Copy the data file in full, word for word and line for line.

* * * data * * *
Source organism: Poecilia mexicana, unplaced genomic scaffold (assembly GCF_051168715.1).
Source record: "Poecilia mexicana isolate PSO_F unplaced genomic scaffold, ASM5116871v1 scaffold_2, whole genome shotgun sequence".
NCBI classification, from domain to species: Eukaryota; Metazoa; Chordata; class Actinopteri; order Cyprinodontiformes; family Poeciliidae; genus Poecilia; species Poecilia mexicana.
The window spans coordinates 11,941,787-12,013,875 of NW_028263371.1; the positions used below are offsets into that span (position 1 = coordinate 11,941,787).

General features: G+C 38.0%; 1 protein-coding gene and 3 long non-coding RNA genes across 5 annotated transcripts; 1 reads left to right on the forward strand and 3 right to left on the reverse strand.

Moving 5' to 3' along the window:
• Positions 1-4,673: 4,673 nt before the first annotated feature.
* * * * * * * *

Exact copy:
Source organism: Poecilia mexicana, unplaced genomic scaffold (assembly GCF_051168715.1).
Source record: "Poecilia mexicana isolate PSO_F unplaced genomic scaffold, ASM5116871v1 scaffold_2, whole genome shotgun sequence".
NCBI classification, from domain to species: Eukaryota; Metazoa; Chordata; class Actinopteri; order Cyprinodontiformes; family Poeciliidae; genus Poecilia; species Poecilia mexicana.
The window spans coordinates 11,941,787-12,013,875 of NW_028263371.1; the positions used below are offsets into that span (position 1 = coordinate 11,941,787).

General features: G+C 38.0%; 1 protein-coding gene and 3 long non-coding RNA genes across 5 annotated transcripts; 1 reads left to right on the forward strand and 3 right to left on the reverse strand.

Moving 5' to 3' along the window:
• Positions 1-4,673: 4,673 nt before the first annotated feature.